Share This Page

Southmoreland football team looking for big things on defense

| Wednesday, Aug. 21, 2013, 9:00 p.m.

Go to any Steelers home game and most assuredly you will hear Steeler fans chanting de-fense, de-fense!!

The 2013 Southmoreland Scotties hope that they can get their fans into chanting the same thing for them this coming season.

Last season, the Scotties were burned time and time again by the big play.

This season, new head coach Mark Adams and his staff know that in order for this team to be successful, they must not give up the big play.

“We want to attack the football and make the other team make mistakes,” Adams said. “We can not give up 300 yards a game on defense and expect to win games. We have to disrupt the flow of the other teams offense, and it all begins with communication. We want to attack, and not react, to the situation.”

The Southmoreland defense will once again have its work cut out for it when it takes the field in 2013.

The Scotties are once again playing in the second toughest Class AA conference in the WPIAL.

The Interstate Conference could easily have two of its own members playing against one another at Heinz field for the WPIAL championship in November.

Southmoreland faces three of the big four from the conference in the first three weeks of the season.

Jeannette and Washington both have powerful offenses that like to strike quickly, and Greensburg Central Catholic and Mt. Pleasant both like to wear down their opponents by beating them into submission.

Southmoreland opens its season at home against Jeannette Aug. 30, and that game will set the tone what type of season the Scotties will have in 2013.

A Scottie win at home would do wonders for their confidence heading into a week to showdown at Washington.

To prepare for that, the Scotties have tweaked their defensive alignments for this season.

The Scotties are switching to a 3-4 defense this season, hoping to take advantage of their team speed on the defensive side of the ball.

“Our linebackers must make plays for us to be successful,” Adams explained. “We must get off the field and put the ball in the hands of our offense.”

The Scotties return 11 letterman to this year's defense, and Adams is expecting big things from his defensive unit.

“It all starts up front and controlling the line of scrimmage,” said Adams. “We have to put pressure on the quarterback and plug the holes.”

Southmoreland has the horses to be successful up front.

Doug Leighty and Jordan Pawlikowski will man the end positions and apply the outside pressure, while the inside guys will rotate. Those working the inside positions will be Dean Barbus, Travis Jones, Nathan Brown, and Joe Espy.

At the linebacker positions, the Scotties are well-stocked with aggressive talent. All four linebackers are returning lettermen, and will be counted on heavily to make sure tackles and swarm to the ball.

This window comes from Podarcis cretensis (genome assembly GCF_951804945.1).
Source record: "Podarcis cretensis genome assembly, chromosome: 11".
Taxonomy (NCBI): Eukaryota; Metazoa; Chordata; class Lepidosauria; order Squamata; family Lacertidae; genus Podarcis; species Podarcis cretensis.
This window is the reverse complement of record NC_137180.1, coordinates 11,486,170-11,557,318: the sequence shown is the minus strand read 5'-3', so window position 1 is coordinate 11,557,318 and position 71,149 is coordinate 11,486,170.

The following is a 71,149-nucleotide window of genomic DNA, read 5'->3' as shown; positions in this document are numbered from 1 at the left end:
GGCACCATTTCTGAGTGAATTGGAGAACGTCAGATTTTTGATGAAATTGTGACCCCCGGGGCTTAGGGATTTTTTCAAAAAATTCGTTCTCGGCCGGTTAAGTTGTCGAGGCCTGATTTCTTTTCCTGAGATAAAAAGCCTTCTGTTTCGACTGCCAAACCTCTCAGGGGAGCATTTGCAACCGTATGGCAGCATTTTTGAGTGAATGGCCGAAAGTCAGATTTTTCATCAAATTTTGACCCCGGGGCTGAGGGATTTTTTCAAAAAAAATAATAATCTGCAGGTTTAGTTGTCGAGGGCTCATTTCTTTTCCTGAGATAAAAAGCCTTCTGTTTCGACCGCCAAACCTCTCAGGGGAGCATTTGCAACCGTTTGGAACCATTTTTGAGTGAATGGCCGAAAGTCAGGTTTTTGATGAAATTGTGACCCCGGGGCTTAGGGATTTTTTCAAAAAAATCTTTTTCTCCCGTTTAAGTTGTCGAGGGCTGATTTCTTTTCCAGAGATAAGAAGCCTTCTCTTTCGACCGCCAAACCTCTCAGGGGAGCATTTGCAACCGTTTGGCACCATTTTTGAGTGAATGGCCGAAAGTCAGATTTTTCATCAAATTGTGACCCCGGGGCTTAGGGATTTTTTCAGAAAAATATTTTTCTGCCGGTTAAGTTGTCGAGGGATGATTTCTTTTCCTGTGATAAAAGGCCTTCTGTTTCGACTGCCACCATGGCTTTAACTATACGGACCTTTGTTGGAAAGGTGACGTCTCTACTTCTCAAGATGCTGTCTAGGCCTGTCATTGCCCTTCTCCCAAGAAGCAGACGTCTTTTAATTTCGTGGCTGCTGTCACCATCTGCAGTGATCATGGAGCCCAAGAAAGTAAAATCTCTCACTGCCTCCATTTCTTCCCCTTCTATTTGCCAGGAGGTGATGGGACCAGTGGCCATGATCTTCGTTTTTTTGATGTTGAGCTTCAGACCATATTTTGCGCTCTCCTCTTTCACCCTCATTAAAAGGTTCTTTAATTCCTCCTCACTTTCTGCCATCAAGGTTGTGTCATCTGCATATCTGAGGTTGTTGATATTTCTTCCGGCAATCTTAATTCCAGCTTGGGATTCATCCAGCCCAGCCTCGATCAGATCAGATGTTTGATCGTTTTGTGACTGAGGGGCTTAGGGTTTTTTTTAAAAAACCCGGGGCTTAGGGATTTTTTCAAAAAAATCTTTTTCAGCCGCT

Leading the charge will be Jake Beistel and Chas King. Both were instrumental parts of the defense last year, and both are bigger and stronger than they were a season ago.

Also getting bigger and faster than he was a year ago, is senior linebacker Brady King. King has added 20 pounds of muscle to his frame this season and should be an impact player in the Scotties defensive scheme.

In the secondary, Southmoreland is blessed with excellent speed at the cornerback position. Both Jake Pisula and Kyle Cohen are gifted athletes with sensational speed and agility, while safeties Aaron Bailey and Justin Livengood both possess the hands and speed to step into passing lanes and disrupt opposing receivers down field.

“If we can control the momentum of games and get our defense off the field, we will be competitive,” said Adams.

With 11 returning lettermen on the defensive side of the ball, the offense should get a lot more opportunities to control the clock and the momentum of the game

Mark King is a contributing writer.

TribLIVE commenting policy

You are solely responsible for your comments and by using TribLive.com you agree to our Terms of Service.

We moderate comments. Our goal is to provide substantive commentary for a general readership. By screening submissions, we provide a space where readers can share intelligent and informed commentary that enhances the quality of our news and information.

While most comments will be posted if they are on-topic and not abusive, moderating decisions are subjective. We will make them as carefully and consistently as we can. Because of the volume of reader comments, we cannot review individual moderation decisions with readers.

We value thoughtful comments representing a range of views that make their point quickly and politely. We make an effort to protect discussions from repeated comments either by the same reader or different readers

We follow the same standards for taste as the daily newspaper. A few things we won't tolerate: personal attacks, obscenity, vulgarity, profanity (including expletives and letters followed by dashes), commercial promotion, impersonations, incoherence, proselytizing and SHOUTING. Don't include URLs to Web sites.

We do not edit comments. They are either approved or deleted. We reserve the right to edit a comment that is quoted or excerpted in an article. In this case, we may fix spelling and punctuation.

We welcome strong opinions and criticism of our work, but we don't want comments to become bogged down with discussions of our policies and we will moderate accordingly.

We appreciate it when readers and people quoted in articles or blog posts point out errors of fact or emphasis and will investigate all assertions. But these suggestions should be sent via e-mail. To avoid distracting other readers, we won't publish comments that suggest a correction. Instead, corrections will be made in a blog post or in an article.